ranges, then he can compare these traits to like objects at unknown ranges—when the traits match, so do the ranges.
Figure B-3. Range estimation untt-of-measure technique.
half way point
The Front Sight Post Estimation. The front sight post can be used to estimate range. The targets in Figure B-4 show the soldier perceives the front sight post to be the same width as a man-size target when the target is located at a distance of 175 meters. A man can be covered using half of the front sight post when the range to the target is doubled to 350 meters. An easy rule to remember: if the target is bigger than the front sight post, the target must be within 175 meters; when the target is less than the full width of the front sight post, the target is beyond 175 meters. The silhouette zeroing target provides the same perception to the firer as a man-sized target at 250 meters. The various scaled-silhouette targets provide a means for soldiers to practice range estimation with the front sight post. This is a method of dry-fire training, and soldiers should be aware of the importance of range estimation during all of their marksmanship training.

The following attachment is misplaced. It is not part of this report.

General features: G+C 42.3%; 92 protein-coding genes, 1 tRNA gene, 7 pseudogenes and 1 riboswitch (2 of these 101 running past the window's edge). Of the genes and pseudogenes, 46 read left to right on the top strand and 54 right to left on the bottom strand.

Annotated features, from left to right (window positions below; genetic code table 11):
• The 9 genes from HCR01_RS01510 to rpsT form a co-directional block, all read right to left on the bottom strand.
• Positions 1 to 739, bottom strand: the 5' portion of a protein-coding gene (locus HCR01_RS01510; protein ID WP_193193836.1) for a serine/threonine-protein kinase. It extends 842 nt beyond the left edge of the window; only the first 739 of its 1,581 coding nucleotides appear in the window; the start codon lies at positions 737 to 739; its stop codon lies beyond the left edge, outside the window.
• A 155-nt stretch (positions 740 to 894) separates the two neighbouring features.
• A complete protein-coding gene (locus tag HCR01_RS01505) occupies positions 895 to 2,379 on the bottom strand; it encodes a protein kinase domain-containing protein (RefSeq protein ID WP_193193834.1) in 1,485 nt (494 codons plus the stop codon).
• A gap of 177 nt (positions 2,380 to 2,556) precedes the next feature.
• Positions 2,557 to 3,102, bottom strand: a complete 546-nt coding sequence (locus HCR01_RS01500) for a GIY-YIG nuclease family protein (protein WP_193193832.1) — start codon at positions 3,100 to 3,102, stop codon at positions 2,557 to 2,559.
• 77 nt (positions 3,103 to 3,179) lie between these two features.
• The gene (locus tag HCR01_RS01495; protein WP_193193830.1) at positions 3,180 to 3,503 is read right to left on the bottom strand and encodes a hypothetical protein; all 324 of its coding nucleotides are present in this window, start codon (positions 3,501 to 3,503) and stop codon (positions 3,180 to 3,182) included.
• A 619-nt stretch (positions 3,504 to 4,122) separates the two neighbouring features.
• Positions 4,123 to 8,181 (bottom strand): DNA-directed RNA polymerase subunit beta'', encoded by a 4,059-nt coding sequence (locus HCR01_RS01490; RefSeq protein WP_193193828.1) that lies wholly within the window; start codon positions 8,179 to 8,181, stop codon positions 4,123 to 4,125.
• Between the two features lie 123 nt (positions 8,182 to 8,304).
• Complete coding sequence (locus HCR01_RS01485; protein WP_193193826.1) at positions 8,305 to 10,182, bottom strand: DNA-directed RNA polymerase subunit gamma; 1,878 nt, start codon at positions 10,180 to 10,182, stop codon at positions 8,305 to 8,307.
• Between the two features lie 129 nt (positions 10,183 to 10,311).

Figure B-4. Use of the front sight post (M16A1 and M16A2) to estimate range.
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